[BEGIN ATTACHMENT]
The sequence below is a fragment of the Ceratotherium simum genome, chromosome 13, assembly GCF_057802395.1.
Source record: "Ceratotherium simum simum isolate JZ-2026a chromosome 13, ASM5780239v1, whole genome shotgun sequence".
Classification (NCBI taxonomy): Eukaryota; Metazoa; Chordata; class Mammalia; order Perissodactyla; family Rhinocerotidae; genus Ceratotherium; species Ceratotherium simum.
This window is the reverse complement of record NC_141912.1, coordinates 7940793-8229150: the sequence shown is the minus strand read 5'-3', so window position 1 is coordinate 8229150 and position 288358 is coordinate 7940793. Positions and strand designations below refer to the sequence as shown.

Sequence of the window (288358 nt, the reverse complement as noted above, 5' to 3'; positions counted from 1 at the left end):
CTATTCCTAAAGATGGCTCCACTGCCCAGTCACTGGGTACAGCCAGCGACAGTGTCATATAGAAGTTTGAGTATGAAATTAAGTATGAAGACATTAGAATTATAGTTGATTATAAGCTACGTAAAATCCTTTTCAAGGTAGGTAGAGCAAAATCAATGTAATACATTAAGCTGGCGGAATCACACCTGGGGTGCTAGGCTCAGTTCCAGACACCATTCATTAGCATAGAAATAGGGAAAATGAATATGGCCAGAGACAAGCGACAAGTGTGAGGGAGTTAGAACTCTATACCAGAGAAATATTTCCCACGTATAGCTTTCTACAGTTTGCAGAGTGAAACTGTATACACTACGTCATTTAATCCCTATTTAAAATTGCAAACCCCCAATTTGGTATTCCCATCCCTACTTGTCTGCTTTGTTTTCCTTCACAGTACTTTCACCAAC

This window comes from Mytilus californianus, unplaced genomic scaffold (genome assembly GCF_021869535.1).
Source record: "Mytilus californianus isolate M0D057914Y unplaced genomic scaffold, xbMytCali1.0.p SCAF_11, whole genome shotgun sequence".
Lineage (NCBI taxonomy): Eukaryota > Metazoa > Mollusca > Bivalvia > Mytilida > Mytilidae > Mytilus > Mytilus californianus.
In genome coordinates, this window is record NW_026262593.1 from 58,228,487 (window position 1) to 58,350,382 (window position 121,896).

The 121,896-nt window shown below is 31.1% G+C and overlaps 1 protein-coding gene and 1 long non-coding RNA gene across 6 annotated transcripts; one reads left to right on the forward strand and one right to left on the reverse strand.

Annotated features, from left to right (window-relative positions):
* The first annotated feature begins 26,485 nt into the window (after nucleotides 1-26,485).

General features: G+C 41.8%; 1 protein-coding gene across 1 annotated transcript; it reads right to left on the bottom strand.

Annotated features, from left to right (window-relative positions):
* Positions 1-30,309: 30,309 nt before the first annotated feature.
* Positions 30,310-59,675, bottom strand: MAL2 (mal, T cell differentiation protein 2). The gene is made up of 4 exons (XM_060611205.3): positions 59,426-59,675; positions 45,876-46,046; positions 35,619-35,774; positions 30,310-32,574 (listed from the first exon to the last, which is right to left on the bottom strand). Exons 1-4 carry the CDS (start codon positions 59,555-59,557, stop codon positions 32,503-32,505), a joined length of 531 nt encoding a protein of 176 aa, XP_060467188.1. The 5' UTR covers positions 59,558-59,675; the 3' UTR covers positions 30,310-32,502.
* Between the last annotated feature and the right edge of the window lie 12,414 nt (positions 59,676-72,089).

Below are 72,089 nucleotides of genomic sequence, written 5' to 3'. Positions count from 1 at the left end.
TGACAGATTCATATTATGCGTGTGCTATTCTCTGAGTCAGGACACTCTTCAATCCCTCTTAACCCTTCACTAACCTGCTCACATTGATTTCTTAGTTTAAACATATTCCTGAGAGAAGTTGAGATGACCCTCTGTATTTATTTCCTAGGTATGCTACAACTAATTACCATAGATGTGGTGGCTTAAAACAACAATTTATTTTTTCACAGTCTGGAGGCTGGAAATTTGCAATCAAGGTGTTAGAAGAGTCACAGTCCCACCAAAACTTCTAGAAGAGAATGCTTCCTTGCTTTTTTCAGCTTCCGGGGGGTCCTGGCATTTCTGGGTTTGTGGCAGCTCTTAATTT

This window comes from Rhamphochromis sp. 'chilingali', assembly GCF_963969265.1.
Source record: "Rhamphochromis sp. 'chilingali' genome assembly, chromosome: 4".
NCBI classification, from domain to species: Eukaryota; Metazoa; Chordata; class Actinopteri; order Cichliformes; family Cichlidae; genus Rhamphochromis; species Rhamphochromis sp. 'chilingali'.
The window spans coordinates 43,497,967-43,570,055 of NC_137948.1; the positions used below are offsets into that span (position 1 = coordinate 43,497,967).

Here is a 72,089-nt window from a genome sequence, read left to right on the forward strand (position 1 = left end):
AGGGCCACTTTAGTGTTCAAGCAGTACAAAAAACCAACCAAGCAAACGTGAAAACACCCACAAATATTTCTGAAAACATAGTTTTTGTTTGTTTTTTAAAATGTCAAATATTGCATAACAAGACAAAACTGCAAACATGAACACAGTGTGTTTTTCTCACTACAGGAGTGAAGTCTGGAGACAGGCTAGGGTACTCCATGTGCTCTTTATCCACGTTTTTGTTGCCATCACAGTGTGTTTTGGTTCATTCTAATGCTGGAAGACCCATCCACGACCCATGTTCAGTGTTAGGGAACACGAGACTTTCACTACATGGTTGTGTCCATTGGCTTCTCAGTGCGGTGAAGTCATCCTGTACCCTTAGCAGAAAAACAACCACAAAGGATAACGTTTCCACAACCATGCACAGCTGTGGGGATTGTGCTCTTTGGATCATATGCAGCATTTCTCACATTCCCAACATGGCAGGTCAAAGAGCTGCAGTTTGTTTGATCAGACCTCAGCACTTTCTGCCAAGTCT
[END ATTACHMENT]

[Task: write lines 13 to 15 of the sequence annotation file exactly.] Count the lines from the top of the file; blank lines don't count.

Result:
* The first annotated feature begins 26,485 nt into the window (after nucleotides 1-26,485).

General features: G+C 41.8%; 1 protein-coding gene across 1 annotated transcript; it reads right to left on the bottom strand.

Annotated features, from left to right (window-relative positions):